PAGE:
Also There are only a handful of companies that make image sensors, so the differences come down to resolution, settingsand the processing engine. For instance, the Pentax K10D and the Sony A100 use the same image sensor, but the Sony has high noise at high ISO settings, while the Pentax has a lack of detail at high ISO settings. Clearly these are two sides of the same coin, and both conditions can be corrected via menu settings. So, in general, more megapixels is better, and everything else can be corrected, especially if you shoot RAW.

As for Image Stabilization, Pentax, Sony and the Olympus E-510 and E-3 have sensor shiftimage stabilization, so it's availablefor any lens. Canonand Nikonuseoptical image stabilization, but only in some of their lenses.Image stabilization is most useful at longer focal lengths, so that may not be an issue for you depending on what you usually shoot.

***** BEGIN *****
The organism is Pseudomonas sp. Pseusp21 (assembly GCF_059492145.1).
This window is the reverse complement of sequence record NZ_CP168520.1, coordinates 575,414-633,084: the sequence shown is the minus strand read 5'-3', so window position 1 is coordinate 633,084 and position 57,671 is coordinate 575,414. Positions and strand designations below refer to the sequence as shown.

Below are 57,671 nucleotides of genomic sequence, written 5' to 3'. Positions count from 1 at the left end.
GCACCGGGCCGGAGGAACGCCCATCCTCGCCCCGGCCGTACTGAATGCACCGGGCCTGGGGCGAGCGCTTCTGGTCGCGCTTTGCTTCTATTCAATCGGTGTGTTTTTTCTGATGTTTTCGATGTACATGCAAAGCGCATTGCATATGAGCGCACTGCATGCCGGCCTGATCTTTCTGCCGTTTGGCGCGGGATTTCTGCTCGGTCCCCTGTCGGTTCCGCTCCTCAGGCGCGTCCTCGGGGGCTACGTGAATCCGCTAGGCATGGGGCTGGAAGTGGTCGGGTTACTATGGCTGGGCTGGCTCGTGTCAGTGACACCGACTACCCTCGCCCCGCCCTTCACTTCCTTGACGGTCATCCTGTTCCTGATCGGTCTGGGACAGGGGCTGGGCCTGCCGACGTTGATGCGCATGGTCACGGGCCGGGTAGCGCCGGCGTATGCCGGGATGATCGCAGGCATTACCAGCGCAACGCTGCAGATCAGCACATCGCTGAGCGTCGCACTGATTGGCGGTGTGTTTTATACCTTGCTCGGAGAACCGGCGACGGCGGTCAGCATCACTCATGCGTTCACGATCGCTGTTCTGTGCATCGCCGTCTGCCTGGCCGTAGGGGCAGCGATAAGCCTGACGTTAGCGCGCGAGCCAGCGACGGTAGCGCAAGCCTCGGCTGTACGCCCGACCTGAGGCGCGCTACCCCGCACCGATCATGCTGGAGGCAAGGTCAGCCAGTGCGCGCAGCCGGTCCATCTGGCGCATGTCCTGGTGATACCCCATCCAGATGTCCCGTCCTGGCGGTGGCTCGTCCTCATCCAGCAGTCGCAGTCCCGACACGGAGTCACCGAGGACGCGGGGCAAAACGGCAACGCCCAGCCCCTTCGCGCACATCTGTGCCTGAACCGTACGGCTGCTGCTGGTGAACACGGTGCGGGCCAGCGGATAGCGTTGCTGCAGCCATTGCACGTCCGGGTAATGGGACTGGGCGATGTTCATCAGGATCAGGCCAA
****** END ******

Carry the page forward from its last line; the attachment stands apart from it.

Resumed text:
You haven't gone into what you usually shoot or what lenses you use, but I'd suggest you take a good look at the selection of lenses before you bite the bullet. You may end up buying a camera you really like but can't find th elenses you need to do what you want.

Rick_S Feb 18, 2008 11:39 AM

Thank you. I will definitely look at lenses. I am selling two Canon L lenses without IS, the 300mm f4 L and the 70-200mm f4L, so I am aware of the IS price differential for them. I do shoot a lot of nature, but will be working on body studies as well. And general shots too. I was a newspaper photojournalist way back when.

TCav Feb 18, 2008 1:57 PM

Rick_S wrote: